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The Coolidge Presidency (Excerpt)
by Michael Telzrow
January 8, 2007
Historians have rated Calvin Coolidge poorly among our nation’s chief executives for being a "do-nothing president," but he should be rated highly for the very same reason.
Most Americans reserve their greatest praise for past presidents who were noted for their activity while in office. Abraham Lincoln and Franklin D. Roosevelt immediately come to mind — the former for his aggressive extra-executive actions in putting down a "rebellion," and the latter for equally aggressive measures in reshaping American politics and culture during the Great Depression. Rarely do Americans praise those presidents who exercised their duties with restraint and in accordance with the U.S. Constitution.
For contemporary Americans weaned on activist presidents who seem to wield more power with each subsequent administration, the idea of a minimalist presidency is positively alien. But between 1923 and 1929, America enjoyed an administration that governed little and, in doing so, restored confidence in our republic, which had been soiled by the scandals of the Harding administration.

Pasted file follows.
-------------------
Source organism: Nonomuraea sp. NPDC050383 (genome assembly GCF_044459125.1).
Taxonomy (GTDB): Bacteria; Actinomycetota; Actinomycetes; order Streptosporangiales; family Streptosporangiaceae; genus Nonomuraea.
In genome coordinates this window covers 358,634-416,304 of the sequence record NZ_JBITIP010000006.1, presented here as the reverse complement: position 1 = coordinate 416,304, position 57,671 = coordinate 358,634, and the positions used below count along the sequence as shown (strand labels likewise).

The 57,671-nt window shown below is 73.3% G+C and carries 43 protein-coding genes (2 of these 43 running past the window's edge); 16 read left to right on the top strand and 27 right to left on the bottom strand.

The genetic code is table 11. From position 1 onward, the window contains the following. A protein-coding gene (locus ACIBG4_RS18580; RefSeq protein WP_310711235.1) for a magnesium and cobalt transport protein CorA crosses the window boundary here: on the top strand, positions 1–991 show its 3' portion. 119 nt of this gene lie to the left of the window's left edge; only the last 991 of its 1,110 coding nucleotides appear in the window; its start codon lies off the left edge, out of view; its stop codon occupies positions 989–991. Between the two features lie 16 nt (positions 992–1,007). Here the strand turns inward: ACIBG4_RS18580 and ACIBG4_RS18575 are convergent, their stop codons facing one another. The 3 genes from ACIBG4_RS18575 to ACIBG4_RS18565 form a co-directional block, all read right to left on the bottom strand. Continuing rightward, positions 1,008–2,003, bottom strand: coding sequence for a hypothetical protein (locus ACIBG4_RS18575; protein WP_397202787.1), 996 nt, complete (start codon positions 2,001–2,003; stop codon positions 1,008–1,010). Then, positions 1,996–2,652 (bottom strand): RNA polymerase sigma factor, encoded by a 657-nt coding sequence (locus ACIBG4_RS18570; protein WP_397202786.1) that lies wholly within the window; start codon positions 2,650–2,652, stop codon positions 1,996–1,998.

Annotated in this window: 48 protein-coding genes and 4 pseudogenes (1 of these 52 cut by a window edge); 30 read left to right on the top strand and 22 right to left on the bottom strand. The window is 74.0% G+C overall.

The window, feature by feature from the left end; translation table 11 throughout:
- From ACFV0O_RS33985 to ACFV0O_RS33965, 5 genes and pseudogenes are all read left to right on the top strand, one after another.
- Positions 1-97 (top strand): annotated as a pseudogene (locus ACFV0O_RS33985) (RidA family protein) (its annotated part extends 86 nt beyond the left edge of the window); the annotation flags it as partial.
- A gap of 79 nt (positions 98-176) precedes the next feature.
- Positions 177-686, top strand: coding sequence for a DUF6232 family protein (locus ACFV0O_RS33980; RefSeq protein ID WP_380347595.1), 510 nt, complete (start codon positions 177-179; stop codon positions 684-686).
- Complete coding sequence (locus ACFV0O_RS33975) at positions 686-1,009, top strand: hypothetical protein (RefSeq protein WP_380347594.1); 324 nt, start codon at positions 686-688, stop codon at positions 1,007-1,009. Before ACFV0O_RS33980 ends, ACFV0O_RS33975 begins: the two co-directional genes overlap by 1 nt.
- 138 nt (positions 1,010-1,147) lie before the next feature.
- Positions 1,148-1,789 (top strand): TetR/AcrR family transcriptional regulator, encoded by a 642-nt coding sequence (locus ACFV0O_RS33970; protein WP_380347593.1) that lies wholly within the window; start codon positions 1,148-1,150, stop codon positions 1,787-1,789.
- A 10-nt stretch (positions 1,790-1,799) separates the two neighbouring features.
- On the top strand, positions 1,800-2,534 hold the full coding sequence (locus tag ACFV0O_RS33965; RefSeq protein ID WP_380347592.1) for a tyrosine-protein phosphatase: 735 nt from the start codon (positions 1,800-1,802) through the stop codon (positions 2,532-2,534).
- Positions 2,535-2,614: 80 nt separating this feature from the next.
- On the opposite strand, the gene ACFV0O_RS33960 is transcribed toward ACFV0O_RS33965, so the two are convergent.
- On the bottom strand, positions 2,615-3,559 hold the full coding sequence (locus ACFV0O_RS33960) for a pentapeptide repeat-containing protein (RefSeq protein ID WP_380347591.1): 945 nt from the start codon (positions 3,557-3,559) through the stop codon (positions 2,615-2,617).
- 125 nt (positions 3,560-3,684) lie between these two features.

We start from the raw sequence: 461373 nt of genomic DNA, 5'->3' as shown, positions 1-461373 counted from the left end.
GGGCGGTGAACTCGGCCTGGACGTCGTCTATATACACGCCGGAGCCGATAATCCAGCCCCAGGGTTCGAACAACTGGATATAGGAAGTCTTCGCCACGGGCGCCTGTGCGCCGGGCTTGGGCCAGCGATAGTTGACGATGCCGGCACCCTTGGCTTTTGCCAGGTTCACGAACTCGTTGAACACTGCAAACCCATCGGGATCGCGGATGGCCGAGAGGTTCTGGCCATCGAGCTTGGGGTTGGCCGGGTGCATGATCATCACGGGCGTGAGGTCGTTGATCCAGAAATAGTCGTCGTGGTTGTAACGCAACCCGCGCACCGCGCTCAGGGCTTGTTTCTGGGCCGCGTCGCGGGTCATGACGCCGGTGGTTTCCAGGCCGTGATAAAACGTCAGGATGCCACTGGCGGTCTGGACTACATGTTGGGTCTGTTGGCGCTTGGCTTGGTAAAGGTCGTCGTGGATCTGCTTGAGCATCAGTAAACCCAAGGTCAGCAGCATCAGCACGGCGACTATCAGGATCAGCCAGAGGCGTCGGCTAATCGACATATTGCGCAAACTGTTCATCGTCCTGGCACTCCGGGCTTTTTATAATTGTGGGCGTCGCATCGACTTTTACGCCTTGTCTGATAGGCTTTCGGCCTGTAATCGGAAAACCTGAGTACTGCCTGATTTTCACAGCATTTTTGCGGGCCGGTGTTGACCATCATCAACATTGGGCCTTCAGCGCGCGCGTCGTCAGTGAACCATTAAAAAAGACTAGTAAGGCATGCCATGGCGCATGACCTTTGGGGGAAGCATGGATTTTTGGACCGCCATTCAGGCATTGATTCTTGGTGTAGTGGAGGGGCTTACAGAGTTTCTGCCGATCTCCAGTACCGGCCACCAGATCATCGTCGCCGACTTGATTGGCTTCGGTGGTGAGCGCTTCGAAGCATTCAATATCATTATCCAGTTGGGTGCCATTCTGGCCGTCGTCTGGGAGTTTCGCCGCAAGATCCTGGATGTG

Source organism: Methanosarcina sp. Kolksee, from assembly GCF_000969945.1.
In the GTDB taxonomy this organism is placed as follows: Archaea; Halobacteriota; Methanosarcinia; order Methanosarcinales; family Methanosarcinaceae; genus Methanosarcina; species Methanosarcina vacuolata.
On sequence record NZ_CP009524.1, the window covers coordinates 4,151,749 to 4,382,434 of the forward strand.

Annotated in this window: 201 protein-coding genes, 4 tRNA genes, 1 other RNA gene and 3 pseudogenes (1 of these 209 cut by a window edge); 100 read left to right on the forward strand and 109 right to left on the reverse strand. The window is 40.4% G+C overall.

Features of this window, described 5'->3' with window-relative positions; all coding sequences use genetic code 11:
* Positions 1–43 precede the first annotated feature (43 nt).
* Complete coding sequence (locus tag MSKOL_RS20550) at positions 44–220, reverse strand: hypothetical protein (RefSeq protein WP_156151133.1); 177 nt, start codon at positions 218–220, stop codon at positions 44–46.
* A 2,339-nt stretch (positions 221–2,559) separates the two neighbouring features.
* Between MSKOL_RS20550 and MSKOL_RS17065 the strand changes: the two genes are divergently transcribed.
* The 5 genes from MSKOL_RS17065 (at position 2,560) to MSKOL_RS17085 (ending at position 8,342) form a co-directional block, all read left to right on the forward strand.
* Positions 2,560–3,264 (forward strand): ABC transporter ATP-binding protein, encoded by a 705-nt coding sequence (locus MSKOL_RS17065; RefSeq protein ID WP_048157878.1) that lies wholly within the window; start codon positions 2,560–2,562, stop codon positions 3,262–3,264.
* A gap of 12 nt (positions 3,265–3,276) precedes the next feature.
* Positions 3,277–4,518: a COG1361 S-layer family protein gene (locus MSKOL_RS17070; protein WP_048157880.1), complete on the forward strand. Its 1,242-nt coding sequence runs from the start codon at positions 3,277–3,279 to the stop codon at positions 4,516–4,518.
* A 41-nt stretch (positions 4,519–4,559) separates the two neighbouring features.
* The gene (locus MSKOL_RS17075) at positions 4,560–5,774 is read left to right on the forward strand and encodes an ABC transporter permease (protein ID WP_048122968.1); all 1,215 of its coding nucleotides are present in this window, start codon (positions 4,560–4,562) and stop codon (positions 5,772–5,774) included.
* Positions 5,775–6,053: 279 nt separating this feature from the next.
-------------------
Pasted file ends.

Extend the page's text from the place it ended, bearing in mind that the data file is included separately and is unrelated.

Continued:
Calvin Coolidge’s tenure as president is typically characterized as a "do nothing" administration. His well-known taciturn demeanor symbolized his political approach so much so that the great American historian, Samuel Eliot Morison, wrote that Coolidge "exalted inactivity to a fine art." Others like H. L. Mencken remarked that had Coolidge been in office during the Great Depression he would have handled the crisis by "snoozing away the lazy afternoons." But despite those who were fond of mocking Coolidge’s inactivity, the facts remain that his presidential performance was closer to what the Founding Fathers envisioned than many of the "great" presidents who came before and after him.
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